The coating installation 10 illustrated in FIG. 1 avoids such damage to the web 26. More particularly, the coating installation 10 includes a continuous support belt 40 which travels at the speed of the web 26 around the backing roll 22 andthrough the nip 24 in supporting engagement with the continuous web 26. In particular, the continuous support belt 40 is supported and/or driven by rolls 41-45 which extend substantially parallel to and spaced from the backing roll 22. The dispositionof the rolls 41-45 is such that the continuous support belt is substantially parallel and adjacent to the portion of the web 26 traversing from the drive roll 34 and into the nip 24. Thus, the continuous belt 40 supports the web 26 from a time prior towetting of the web 26 with the coating liquid 14 and entirely through the nip 24. The belt 40 further supports the wet web 26 entirely around the backing roll 22 and in proximity to the metering blade 36. The continuous support belt 40 remains insupporting contact with the web 26 through to a location in proximity to the roll 41. The continuous support belt 40 separates from the web 26 in proximity to the roll 41. The web 26 then proceeds to be driven and supported by rolls 46 and may proceedto other rolls which are not shown in FIG. 1. Coating driers 48 are disposed in proximity to the surface 30 of the web 26 and in opposed relationship to the rolls 46. Thus, the coating liquid 14 applied to the surface 30 of the web 26 will be driedsubstantially as the web 26 is separated from the continuous support belt 40. The drying of the web 26 which is carried out by the coating dryers 48 effectively increases the strength of the web 26. Thus, the continuous support belt 40 efficientlysupports the web 26 through portions of the coating installation 10 between the nip 24 and the coating driers 50 at which the web 26 is most susceptible to damage or breakage.

Paper grade specifications often require application of a coating to both sides of a web of paper. Coatings applied to the opposed sides may be identical or different in accordance with the particular specifications for the paper. Theapplication of coating on opposed sides of a web of paper can be achieved with tandem coating installations disposed in proximity to one another. A first coating installation may be the coater 10 of FIG. 1 which will apply a coating to surface 30 of theweb 26, while a tandem coating installation will apply a coating to the opposed side 28 of the web 26.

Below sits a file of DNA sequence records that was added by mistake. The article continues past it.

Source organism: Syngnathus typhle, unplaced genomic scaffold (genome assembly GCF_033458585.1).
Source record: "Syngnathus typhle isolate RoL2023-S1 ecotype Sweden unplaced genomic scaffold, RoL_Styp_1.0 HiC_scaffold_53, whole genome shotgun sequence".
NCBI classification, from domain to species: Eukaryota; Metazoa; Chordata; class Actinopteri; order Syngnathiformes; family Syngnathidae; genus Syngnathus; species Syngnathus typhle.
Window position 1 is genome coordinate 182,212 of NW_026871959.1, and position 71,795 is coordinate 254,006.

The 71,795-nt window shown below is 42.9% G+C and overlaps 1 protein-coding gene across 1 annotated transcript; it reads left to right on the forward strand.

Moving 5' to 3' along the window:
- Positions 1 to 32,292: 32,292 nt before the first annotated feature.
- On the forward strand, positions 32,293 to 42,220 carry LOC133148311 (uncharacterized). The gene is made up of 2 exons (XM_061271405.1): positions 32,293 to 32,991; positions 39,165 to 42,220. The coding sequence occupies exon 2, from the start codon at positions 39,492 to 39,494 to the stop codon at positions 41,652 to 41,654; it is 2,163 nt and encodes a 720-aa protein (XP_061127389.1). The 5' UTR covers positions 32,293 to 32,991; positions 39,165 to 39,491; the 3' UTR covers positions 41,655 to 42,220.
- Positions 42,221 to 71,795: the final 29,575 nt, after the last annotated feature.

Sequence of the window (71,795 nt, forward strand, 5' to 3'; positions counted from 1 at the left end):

FIG. 2 shows a coating installation 52 that may be used in tandem with the coating installation 10 of FIG. 1 to coat surface 28 of the web 26. The coating installation 50 includes a reservoir 52 having a supply of a coating liquid 54 therein. The coating liquid 54 may be the same as or different from the coating liquid 14. An application roll 56 is rotatably mounted such that an outer circumferential surface thereof passes through the coating liquid 54. A backing roller 62 is disposed inproximity to the application roll 56 such that a nip is defined therebetween. The web 26 passes from the coating installation 10 of FIG. 1 and toward the nip 64 of the coating installation 50 in FIG. 2. The web 26 is disposed such that the applicationroll 56 applies the coating liquid 54 to the surface 28 of the web 26.

A continuous support belt 70 supports the web 26 from a location prior to the entry of the web 26 into the nip 64 and to a point where the web 26 is well beyond the nip 64. More particularly, the continuous support belt 70 is supported anddriven by rolls 71-75 disposed to efficiently support the web 26 and to prevent damage to the web 26 at the tandem coating installation 50. The continuous support belt 70 is separated from the web 26 at roll 75. Rolls 76 then guide the web 26 inproximity to the coating driers 78.

The continuous support belt 40 and/or 70 may have a fabric substrate with a coating on one or both opposed surfaces. The belt 40, 70 is formed from materials to exhibit appropriate smoothness, dimensional stability, cross-machine stiffness andcompressibility. The belt may be manufactured to be porous or non-porous in accordance with requirements of a particular coating installation 10, 50. The belt 40, 70 may be made from a suitable rubber or elastomeric material, such as polyurethane,synthetic rubber, natural rubber, nylon, polyethylene, polyethyleneterephthalate or polycarbonate. The belt may define a thickness of between 100-500 mils, and most preferably defines a thickness of 200-250 mils. The substrate of the belt 40, 70, maybe a non-woven mat of fibers laminated or coated on both sides or a scrim laminated or coated on both sides. Examples of agents incorporated into the belt for imparting appropriate smoothing, glossing or release type properties for the web 26 include:waxlike polymers, silicones, plasticizers, release agents and PTFE.

The continuous support belt may be used in coating installations other than those shown in FIGS. 1 and 2. For example, FIG. 3 shows a short-dwell blade type roller 80 with a continuous support belt 40a traversing around a backing roller 82. Theweb 26a is supported entirely through the short-dwell blade type roller 80 by the continuous support belt 40a. FIG. 4 shows a coating installation 90 with an application roll 92 for applying a coating liquid 94 to a web 26b. A continuous support belt40b supports the web 26b in proximity to the application roll 92. However, no backing roll is provided in the coating installation 90 of FIG. 5.

While the invention has been described with respect to certain preferred embodiments, various changes can be made without departing from the scope of the invention as defined by the appended claims. For example, a continuous support belt may beemployed for supporting a continuous web of paper through coating stations other than the few preferred embodiments depicted herein. Additionally, the configurations of rolls for supporting and driving the continuous support belt may be varied from theillustrated embodiments. These and other variations will be apparent to a person skilled in the art after having read the subject disclosure.